On June 26, 2008, the Supreme Court in a 5-4 decision in District of Columbia et al v. Heller ruled in the majority opinion written by Antonin Scalia that the 2nd Amendment “protects an individual right to possess a firearm unconnected with service in a militia, and to use that arm for traditionally lawful purposes, such as self-defense within the home.”
The 2nd Amendment reads:
A well regulated militia, being necessary to the security of a free state, the right of the people to keep and bear arms, shall not be infringed.
Scalia dismissed the first part of the Amendment: “The Amendment’s prefatory clause announces a purpose, but does not limit or expand the scope of the second part, the operative clause.” This is poppycock. As an “originalist,” Scalia knows that the Founders did not include reference to a “militia” on a whim. The holding of arms by citizens was meant as a check, not of those citizens, but of the states in which they lived against an oppressive federal government or social insurrection, hence the use of “militia” in the text. This question was resolved nearly 150 years ago in something called the Civil War. Now the Founders, if they had wished to recognize an individual right to possess weapons, could easily have done so, but they did not. It is only by reading out the first part of the amendment or misreading it, both of which Scalia does, that he arrives at his conclusion.
Scalia does not end there. He can not. Having done away with the restriction contained in the amendment’s initial phrase, he is left with a now unfettered, absolute freedom in its second. So if your neighbor kept a nuke in his or her backyard, or, worse from Justice Scalia’s point of view, it was one of his neighbors, you and he would have no recourse. This makes even him uncomfortable and he immediately backtracks.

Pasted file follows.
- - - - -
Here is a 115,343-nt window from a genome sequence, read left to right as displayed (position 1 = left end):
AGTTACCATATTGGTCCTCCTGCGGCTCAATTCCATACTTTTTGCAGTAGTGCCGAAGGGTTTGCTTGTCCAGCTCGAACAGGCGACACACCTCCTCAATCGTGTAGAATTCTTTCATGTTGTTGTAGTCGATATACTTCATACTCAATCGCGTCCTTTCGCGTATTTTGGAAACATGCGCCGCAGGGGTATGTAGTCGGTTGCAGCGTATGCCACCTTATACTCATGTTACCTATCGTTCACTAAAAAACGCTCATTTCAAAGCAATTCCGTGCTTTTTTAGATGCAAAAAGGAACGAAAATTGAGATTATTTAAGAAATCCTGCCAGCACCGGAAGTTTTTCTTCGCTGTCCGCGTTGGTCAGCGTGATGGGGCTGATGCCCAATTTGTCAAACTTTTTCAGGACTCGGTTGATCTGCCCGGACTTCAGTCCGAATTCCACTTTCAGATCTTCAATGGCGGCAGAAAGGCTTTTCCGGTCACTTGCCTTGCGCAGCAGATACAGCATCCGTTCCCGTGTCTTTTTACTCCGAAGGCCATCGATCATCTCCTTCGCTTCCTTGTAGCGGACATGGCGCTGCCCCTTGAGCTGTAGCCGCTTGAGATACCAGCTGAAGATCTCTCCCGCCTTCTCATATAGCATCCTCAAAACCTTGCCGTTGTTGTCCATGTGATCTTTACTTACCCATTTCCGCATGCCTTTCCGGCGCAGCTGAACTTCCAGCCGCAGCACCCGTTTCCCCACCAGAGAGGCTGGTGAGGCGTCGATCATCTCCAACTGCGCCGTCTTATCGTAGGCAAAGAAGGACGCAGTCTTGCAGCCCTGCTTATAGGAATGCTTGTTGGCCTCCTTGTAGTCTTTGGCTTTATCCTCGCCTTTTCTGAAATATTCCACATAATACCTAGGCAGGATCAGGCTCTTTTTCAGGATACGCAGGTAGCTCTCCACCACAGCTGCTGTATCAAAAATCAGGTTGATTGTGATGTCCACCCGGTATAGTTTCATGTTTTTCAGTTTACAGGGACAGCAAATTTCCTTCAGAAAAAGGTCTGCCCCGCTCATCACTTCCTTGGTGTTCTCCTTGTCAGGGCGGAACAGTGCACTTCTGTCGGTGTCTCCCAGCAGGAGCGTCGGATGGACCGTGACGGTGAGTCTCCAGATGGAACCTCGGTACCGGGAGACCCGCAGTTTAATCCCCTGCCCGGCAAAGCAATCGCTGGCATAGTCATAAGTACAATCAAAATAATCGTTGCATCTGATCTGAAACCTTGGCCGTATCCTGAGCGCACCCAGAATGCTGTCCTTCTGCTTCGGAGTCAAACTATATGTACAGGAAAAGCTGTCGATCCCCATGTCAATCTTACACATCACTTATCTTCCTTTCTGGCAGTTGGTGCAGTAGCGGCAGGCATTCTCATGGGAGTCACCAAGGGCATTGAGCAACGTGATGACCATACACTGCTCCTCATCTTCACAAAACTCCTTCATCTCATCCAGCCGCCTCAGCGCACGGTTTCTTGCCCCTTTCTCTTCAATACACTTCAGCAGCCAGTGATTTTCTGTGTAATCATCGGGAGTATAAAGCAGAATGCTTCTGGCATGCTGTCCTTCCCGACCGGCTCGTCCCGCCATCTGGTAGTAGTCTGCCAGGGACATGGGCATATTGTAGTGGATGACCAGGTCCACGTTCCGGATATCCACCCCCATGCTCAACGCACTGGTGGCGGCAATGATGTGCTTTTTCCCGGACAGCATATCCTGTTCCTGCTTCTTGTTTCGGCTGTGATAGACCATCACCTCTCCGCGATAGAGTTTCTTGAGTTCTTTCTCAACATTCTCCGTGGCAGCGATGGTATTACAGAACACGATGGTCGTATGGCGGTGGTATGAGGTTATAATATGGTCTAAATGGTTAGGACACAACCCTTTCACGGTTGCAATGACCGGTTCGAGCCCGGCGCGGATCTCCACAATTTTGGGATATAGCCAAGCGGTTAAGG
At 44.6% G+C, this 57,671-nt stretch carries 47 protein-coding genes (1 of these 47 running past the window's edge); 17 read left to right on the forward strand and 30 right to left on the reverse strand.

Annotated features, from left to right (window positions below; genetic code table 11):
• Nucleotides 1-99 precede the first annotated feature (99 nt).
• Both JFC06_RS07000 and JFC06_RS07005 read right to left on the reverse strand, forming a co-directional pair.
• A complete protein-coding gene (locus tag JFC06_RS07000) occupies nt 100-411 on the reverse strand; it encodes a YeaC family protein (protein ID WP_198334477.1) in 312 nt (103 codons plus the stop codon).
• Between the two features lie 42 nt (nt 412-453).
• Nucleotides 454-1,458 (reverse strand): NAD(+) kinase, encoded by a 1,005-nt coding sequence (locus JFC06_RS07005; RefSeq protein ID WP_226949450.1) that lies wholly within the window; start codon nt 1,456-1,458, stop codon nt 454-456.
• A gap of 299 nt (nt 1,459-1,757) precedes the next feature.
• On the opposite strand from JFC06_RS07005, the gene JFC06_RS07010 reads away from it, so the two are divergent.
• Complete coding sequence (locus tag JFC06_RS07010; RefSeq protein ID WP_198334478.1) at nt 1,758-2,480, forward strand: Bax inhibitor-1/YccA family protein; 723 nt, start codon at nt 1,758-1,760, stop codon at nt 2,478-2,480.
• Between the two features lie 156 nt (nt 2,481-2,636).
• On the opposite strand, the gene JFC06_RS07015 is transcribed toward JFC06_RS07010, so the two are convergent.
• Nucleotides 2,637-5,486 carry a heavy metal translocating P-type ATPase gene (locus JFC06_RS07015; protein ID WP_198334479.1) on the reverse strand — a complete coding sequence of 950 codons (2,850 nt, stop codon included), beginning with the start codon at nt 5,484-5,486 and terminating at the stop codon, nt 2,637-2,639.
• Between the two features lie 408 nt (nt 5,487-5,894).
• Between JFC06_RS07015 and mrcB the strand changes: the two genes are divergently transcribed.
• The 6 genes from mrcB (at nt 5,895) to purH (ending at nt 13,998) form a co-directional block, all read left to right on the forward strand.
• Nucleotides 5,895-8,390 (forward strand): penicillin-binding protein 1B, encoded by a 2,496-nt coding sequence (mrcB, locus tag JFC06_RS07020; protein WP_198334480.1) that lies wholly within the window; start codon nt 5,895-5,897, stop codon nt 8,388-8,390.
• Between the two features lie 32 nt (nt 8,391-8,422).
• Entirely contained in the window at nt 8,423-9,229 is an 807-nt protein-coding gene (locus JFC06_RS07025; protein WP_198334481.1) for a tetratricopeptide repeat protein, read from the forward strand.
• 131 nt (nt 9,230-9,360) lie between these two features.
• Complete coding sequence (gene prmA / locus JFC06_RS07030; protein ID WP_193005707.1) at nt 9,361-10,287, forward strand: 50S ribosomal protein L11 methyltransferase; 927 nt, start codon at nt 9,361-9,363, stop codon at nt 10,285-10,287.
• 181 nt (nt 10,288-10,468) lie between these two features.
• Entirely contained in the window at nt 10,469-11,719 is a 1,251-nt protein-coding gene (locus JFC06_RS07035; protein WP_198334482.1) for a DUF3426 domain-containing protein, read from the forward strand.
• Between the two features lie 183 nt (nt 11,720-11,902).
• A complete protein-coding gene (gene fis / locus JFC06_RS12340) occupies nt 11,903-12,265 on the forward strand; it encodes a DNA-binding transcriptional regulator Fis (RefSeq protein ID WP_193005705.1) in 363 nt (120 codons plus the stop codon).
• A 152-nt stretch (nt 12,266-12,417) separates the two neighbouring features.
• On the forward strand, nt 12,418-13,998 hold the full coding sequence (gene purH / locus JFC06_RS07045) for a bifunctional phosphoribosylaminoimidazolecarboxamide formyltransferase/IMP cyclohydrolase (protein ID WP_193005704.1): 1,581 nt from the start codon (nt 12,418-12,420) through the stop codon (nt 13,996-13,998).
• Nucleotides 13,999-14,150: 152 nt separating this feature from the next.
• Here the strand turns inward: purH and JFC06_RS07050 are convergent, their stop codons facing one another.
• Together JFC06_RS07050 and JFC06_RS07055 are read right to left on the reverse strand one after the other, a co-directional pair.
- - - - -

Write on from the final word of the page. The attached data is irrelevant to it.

Like most rights, the Second Amendment right is not unlimited. It is not a right to keep and carry any weapon whatsoever in any manner whatsoever and for whatever purpose: For example, concealed weapons prohibitions have been upheld under the Amendment or state analogues. The Court’s opinion should not be taken to cast doubt on longstanding prohibitions on the possession of firearms by felons and the mentally ill, or laws forbidding the carrying of firearms in sensitive places such as schools and government buildings, or laws imposing conditions and qualifications on the commercial sale of arms. Miller’s holding that the sorts of weapons protected are those “in common use at the time” finds support in the historical tradition of prohibiting the carrying of dangerous and unusual weapons.
Justice Scalia is a lucky man that not only does he know what the Founders meant but that they always agree with him –even when history and a plain reading of the text would suggest the opposite. What Scalia along with the other conservative justices has done here is simply to substitute a Second Amendment that they would like to see in the Constitution for the one that is actually there. It is a radical, even “activist”, thing they have done. Roberts and Alito, in particular, swore up and down at their confirmation hearings their adherence to the principle of stare decisis (respect for precedent). Their vote in this case, if further evidence were needed, shows they lied.
What is important too to remember is that even if there were no Second Amendment, this would not mean that guns and other weapons would be automatically banned. It would just mean that there could be restrictions on their use and ownership, much as there are for cars, tobacco, and alcohol. The question, as in this case, is where to draw those lines, and for that you do not need a Supreme Court intervening with its creative writing approach to the Constitution.